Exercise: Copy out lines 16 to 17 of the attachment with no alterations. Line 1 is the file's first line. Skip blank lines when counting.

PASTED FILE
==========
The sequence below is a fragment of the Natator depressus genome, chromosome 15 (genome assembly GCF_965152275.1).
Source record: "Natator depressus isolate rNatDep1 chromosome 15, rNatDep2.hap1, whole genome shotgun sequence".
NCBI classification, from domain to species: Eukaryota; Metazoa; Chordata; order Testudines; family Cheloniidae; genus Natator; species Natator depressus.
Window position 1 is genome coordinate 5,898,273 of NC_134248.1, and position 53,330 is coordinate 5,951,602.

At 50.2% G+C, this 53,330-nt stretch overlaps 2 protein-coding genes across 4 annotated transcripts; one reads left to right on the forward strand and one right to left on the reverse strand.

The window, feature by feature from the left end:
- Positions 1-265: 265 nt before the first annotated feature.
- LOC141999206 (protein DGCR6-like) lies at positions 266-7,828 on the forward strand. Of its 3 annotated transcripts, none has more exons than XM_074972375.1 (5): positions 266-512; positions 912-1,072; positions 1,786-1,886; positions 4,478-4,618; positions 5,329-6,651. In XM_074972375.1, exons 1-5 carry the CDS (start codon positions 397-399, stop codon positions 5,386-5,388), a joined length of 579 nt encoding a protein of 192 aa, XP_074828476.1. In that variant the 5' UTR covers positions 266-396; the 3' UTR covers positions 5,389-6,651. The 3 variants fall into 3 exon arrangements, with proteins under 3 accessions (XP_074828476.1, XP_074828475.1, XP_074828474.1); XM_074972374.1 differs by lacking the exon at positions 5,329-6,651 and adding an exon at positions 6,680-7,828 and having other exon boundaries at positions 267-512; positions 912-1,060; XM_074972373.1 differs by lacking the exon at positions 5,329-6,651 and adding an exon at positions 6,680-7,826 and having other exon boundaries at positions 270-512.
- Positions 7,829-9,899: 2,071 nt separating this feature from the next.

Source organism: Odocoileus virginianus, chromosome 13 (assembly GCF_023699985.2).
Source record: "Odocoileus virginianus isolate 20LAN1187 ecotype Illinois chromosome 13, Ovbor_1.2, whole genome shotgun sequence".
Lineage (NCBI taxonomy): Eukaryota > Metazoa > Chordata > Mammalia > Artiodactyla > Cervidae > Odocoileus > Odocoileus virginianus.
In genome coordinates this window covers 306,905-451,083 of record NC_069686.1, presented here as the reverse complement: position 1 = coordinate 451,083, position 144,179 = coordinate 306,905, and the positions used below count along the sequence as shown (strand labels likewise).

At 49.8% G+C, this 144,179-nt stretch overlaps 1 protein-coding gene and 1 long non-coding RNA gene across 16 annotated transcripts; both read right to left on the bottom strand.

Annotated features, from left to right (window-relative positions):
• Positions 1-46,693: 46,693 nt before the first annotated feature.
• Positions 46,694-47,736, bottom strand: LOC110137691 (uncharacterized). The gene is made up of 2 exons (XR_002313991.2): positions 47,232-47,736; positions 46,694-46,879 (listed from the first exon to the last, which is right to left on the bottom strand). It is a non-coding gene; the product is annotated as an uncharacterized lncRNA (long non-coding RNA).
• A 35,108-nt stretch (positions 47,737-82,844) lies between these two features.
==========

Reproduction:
• Positions 1-46,693: 46,693 nt before the first annotated feature.
• Positions 46,694-47,736, bottom strand: LOC110137691 (uncharacterized). The gene is made up of 2 exons (XR_002313991.2): positions 47,232-47,736; positions 46,694-46,879 (listed from the first exon to the last, which is right to left on the bottom strand). It is a non-coding gene; the product is annotated as an uncharacterized lncRNA (long non-coding RNA).